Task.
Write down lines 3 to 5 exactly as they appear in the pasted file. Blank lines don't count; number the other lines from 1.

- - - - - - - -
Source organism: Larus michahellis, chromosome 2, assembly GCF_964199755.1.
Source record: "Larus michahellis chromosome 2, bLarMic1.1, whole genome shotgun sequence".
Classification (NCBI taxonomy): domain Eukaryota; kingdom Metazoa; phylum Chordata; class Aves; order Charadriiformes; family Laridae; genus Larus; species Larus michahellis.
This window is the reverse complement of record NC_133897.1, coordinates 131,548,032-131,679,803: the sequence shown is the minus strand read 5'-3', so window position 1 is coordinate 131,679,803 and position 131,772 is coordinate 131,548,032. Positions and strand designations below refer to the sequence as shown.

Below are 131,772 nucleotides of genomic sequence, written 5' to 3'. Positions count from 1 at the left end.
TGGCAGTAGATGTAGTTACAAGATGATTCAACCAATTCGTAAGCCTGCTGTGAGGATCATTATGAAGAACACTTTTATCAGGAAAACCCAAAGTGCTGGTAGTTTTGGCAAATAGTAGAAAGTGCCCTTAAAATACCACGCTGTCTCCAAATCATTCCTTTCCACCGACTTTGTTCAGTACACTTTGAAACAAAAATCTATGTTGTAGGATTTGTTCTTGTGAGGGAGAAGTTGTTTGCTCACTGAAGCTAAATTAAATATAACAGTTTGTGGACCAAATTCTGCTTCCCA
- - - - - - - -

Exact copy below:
Classification (NCBI taxonomy): domain Eukaryota; kingdom Metazoa; phylum Chordata; class Aves; order Charadriiformes; family Laridae; genus Larus; species Larus michahellis.
This window is the reverse complement of record NC_133897.1, coordinates 131,548,032-131,679,803: the sequence shown is the minus strand read 5'-3', so window position 1 is coordinate 131,679,803 and position 131,772 is coordinate 131,548,032. Positions and strand designations below refer to the sequence as shown.

Below are 131,772 nucleotides of genomic sequence, written 5' to 3'. Positions count from 1 at the left end.